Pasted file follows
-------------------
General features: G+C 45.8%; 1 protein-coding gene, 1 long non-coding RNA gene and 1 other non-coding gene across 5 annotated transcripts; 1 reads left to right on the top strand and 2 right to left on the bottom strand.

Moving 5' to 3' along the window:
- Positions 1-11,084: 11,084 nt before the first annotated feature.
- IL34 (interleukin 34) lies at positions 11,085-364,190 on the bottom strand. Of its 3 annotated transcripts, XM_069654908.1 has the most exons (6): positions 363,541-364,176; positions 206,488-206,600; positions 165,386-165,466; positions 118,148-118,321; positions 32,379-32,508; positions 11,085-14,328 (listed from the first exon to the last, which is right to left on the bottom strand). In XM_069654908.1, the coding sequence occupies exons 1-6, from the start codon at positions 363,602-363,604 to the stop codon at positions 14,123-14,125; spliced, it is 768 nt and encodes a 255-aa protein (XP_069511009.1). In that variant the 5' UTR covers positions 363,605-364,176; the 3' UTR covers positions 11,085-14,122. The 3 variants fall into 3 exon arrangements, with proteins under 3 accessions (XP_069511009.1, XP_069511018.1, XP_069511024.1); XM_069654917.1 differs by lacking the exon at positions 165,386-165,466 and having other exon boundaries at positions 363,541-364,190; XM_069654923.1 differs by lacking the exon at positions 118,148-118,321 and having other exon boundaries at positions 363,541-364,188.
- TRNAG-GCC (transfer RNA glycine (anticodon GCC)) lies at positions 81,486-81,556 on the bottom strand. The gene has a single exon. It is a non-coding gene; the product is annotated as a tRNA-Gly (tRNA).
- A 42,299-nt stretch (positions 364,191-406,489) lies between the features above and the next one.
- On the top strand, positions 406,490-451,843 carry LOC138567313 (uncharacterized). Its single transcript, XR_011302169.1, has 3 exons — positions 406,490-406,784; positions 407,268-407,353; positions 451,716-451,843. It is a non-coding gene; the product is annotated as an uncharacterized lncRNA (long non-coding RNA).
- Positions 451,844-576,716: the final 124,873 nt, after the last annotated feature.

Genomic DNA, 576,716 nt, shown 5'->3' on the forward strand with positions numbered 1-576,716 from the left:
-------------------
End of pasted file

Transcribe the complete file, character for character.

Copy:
General features: G+C 45.8%; 1 protein-coding gene, 1 long non-coding RNA gene and 1 other non-coding gene across 5 annotated transcripts; 1 reads left to right on the top strand and 2 right to left on the bottom strand.

Moving 5' to 3' along the window:
- Positions 1-11,084: 11,084 nt before the first annotated feature.
- IL34 (interleukin 34) lies at positions 11,085-364,190 on the bottom strand. Of its 3 annotated transcripts, XM_069654908.1 has the most exons (6): positions 363,541-364,176; positions 206,488-206,600; positions 165,386-165,466; positions 118,148-118,321; positions 32,379-32,508; positions 11,085-14,328 (listed from the first exon to the last, which is right to left on the bottom strand). In XM_069654908.1, the coding sequence occupies exons 1-6, from the start codon at positions 363,602-363,604 to the stop codon at positions 14,123-14,125; spliced, it is 768 nt and encodes a 255-aa protein (XP_069511009.1). In that variant the 5' UTR covers positions 363,605-364,176; the 3' UTR covers positions 11,085-14,122. The 3 variants fall into 3 exon arrangements, with proteins under 3 accessions (XP_069511009.1, XP_069511018.1, XP_069511024.1); XM_069654917.1 differs by lacking the exon at positions 165,386-165,466 and having other exon boundaries at positions 363,541-364,190; XM_069654923.1 differs by lacking the exon at positions 118,148-118,321 and having other exon boundaries at positions 363,541-364,188.
- TRNAG-GCC (transfer RNA glycine (anticodon GCC)) lies at positions 81,486-81,556 on the bottom strand. The gene has a single exon. It is a non-coding gene; the product is annotated as a tRNA-Gly (tRNA).
- A 42,299-nt stretch (positions 364,191-406,489) lies between the features above and the next one.
- On the top strand, positions 406,490-451,843 carry LOC138567313 (uncharacterized). Its single transcript, XR_011302169.1, has 3 exons — positions 406,490-406,784; positions 407,268-407,353; positions 451,716-451,843. It is a non-coding gene; the product is annotated as an uncharacterized lncRNA (long non-coding RNA).
- Positions 451,844-576,716: the final 124,873 nt, after the last annotated feature.

Genomic DNA, 576,716 nt, shown 5'->3' on the forward strand with positions numbered 1-576,716 from the left: